Page one is make or break. You know this, right? Think about how you choose a book in the bookstore. You look at the cover, you look at the back. Read the flap copy. Then you read page one. If you aren’t enchanted or intrigued? No sale.
Does your page one make the reader yearn for page two? See if your work in progress passes this first page must-do test.
Who is the main character?
In almost every instance—and I’m sure you can think of times it doesn’t, but let’s just go with usually here—the main character must be revealed on page one.
I’ve read books where he/she isn’t present, of course. Just as you have. And doesn’t it annoy you when, for instance, that person gets killed? Or turns out to be a vehicle? Or provides fake conflict? Or is there because the real chapter one is boring? It’s phony and distracting. Give your reader a chance to latch onto the character who’s going to be with them through the next 400 pages.
Page one is the moment reader and character connect, the moment they bond, the moment that crystallizes your story.
Where does this story take place? And when?
Also—please say where you are. If action takes place in limbo, or some sort of black box, it means the reader cannot envision it. Think like a movie director. How can we picture this? What does your book need to ground it in time and place? It needs a setting. On page one—take us there.
Page one needs stakes. Why does this book exist? What does the character want, and what will they do to get it? It may not turn out to be the ultimate question of the book. It’s simply the question or goal your character needs to address at the beginning.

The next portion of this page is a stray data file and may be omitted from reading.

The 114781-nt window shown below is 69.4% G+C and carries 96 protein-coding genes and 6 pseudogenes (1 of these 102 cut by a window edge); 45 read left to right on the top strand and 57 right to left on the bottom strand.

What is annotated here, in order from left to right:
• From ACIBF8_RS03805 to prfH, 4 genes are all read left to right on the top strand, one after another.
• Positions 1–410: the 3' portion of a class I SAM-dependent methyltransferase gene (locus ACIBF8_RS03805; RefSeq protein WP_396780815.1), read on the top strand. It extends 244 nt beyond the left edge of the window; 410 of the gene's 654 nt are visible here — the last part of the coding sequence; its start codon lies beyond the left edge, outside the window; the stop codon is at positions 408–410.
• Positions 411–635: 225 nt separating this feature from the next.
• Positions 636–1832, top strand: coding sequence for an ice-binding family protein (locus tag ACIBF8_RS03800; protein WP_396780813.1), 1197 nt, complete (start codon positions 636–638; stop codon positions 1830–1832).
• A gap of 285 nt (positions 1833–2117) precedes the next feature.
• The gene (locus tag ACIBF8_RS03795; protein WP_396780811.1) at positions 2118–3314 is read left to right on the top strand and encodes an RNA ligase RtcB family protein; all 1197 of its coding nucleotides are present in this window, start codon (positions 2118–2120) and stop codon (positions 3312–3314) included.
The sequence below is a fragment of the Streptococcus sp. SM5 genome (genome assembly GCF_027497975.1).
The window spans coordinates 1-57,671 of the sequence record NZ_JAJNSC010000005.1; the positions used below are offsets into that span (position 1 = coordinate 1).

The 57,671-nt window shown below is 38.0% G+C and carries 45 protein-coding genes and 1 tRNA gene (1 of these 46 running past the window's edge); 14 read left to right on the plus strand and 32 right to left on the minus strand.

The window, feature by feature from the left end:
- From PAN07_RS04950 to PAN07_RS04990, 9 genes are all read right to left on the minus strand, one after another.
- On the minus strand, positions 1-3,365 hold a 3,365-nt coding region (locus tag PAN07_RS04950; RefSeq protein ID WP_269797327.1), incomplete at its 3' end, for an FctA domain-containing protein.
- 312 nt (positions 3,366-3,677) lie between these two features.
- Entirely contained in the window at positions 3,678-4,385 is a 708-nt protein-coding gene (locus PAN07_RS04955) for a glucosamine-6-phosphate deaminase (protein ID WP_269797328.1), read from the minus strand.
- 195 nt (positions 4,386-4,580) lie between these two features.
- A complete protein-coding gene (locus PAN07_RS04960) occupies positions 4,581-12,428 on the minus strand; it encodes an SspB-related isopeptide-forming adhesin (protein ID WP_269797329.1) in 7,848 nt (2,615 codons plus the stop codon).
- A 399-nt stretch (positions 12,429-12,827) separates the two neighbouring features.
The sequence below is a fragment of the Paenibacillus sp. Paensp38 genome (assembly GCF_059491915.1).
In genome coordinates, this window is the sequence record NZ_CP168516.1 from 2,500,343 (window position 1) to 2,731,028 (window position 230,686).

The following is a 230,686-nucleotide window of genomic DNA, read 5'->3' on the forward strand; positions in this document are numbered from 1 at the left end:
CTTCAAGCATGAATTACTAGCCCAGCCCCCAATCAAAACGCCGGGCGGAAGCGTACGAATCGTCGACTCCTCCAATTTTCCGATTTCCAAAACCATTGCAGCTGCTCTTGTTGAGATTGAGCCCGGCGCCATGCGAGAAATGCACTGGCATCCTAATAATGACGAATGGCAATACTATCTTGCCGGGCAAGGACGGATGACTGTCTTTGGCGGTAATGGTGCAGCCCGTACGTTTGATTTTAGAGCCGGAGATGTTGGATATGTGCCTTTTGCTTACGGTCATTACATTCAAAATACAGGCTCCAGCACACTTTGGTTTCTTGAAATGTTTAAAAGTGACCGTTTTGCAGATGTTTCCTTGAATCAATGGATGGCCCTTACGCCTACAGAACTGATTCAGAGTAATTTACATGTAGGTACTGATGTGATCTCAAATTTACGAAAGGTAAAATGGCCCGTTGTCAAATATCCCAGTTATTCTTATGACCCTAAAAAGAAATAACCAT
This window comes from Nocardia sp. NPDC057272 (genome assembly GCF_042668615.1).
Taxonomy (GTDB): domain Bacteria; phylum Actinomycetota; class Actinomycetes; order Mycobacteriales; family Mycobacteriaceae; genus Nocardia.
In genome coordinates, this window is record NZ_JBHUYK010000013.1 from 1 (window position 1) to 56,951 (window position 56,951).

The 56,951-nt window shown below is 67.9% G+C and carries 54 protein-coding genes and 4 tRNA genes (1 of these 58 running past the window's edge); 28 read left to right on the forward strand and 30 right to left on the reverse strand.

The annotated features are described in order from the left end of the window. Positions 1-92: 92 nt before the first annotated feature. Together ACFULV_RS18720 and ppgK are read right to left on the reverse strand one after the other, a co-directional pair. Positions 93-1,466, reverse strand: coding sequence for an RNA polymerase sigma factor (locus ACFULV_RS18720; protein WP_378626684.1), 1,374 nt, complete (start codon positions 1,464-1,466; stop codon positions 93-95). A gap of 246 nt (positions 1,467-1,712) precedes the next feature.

And if you are really skilled, page one will also have a hook, or a falling domino. An out-of-whack event, a life change, a disaster, a change from normalcy, a call to action. What calls your character to action is the same thing that’ll keep the reader on board.
And if you are super good—what happens on page one will be reflected or mirrored or referenced on the last page of your book.
The key of page one—and we’ll talk more specifically soon, with examples from iconic first pages—is to command attention and inspire curiosity. And remember—confusion is not the same as suspense! If your readers don’t know the basics on page one: who what where when and why do I care—your page two will never be read.
Go back and look at yours
Does it pass the page one checklist? It’s often an easy fix.
Now. Get writing.
PS: Need extra suggestions? Take a look at Laura DiSilverio’s companion piece to this one, How to Start a Novel.